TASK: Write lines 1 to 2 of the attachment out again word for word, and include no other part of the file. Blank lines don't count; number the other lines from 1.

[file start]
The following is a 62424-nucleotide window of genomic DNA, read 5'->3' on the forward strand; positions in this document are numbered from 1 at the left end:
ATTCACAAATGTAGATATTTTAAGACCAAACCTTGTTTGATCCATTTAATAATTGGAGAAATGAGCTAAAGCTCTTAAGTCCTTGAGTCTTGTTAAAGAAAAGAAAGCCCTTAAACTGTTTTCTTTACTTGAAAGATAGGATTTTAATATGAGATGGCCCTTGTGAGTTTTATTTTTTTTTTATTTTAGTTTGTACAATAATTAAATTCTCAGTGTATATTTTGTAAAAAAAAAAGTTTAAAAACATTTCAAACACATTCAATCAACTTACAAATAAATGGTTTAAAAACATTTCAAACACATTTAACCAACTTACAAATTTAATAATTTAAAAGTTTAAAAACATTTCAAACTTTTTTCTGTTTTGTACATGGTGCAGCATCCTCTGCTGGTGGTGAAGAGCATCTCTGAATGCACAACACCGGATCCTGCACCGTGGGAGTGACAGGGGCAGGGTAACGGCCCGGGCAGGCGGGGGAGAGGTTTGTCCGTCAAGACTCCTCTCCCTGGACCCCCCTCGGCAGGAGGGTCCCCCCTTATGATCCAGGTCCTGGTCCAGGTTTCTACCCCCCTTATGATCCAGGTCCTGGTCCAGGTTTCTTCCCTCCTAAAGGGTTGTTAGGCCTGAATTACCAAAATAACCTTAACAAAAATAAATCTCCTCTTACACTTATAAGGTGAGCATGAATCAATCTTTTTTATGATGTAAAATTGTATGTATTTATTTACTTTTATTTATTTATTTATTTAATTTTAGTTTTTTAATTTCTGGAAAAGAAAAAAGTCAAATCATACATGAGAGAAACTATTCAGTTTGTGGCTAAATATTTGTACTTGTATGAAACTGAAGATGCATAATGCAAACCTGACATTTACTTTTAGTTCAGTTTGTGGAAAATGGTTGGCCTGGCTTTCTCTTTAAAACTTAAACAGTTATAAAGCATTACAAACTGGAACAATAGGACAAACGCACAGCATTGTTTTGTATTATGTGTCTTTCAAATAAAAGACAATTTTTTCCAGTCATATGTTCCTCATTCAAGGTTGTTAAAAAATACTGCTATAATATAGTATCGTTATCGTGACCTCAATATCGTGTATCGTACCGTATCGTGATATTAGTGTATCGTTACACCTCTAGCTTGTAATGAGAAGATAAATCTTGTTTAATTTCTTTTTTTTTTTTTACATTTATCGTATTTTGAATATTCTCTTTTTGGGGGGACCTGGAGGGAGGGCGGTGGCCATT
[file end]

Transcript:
The following is a 62424-nucleotide window of genomic DNA, read 5'->3' on the forward strand; positions in this document are numbered from 1 at the left end:
ATTCACAAATGTAGATATTTTAAGACCAAACCTTGTTTGATCCATTTAATAATTGGAGAAATGAGCTAAAGCTCTTAAGTCCTTGAGTCTTGTTAAAGAAAAGAAAGCCCTTAAACTGTTTTCTTTACTTGAAAGATAGGATTTTAATATGAGATGGCCCTTGTGAGTTTTATTTTTTTTTTATTTTAGTTTGTACAATAATTAAATTCTCAGTGTATATTTTGTAAAAAAAAAAGTTTAAAAACATTTCAAACACATTCAATCAACTTACAAATAAATGGTTTAAAAACATTTCAAACACATTTAACCAACTTACAAATTTAATAATTTAAAAGTTTAAAAACATTTCAAACTTTTTTCTGTTTTGTACATGGTGCAGCATCCTCTGCTGGTGGTGAAGAGCATCTCTGAATGCACAACACCGGATCCTGCACCGTGGGAGTGACAGGGGCAGGGTAACGGCCCGGGCAGGCGGGGGAGAGGTTTGTCCGTCAAGACTCCTCTCCCTGGACCCCCCTCGGCAGGAGGGTCCCCCCTTATGATCCAGGTCCTGGTCCAGGTTTCTACCCCCCTTATGATCCAGGTCCTGGTCCAGGTTTCTTCCCTCCTAAAGGGTTGTTAGGCCTGAATTACCAAAATAACCTTAACAAAAATAAATCTCCTCTTACACTTATAAGGTGAGCATGAATCAATCTTTTTTATGATGTAAAATTGTATGTATTTATTTACTTTTATTTATTTATTTATTTAATTTTAGTTTTTTAATTTCTGGAAAAGAAAAAAGTCAAATCATACATGAGAGAAACTATTCAGTTTGTGGCTAAATATTTGTACTTGTATGAAACTGAAGATGCATAATGCAAACCTGACATTTACTTTTAGTTCAGTTTGTGGAAAATGGTTGGCCTGGCTTTCTCTTTAAAACTTAAACAGTTATAAAGCATTACAAACTGGAACAATAGGACAAACGCACAGCATTGTTTTGTATTATGTGTCTTTCAAATAAAAGACAATTTTTTCCAGTCATATGTTCCTCATTCAAGGTTGTTAAAAAATACTGCTATAATATAGTATCGTTATCGTGACCTCAATATCGTGTATCGTACCGTATCGTGATATTAGTGTATCGTTACACCTCTAGCTTGTAATGAGAAGATAAATCTTGTTTAATTTCTTTTTTTTTTTTTACATTTATCGTATTTTGAATATTCTCTTTTTGGGGGGACCTGGAGGGAGGGCGGTGGCCATT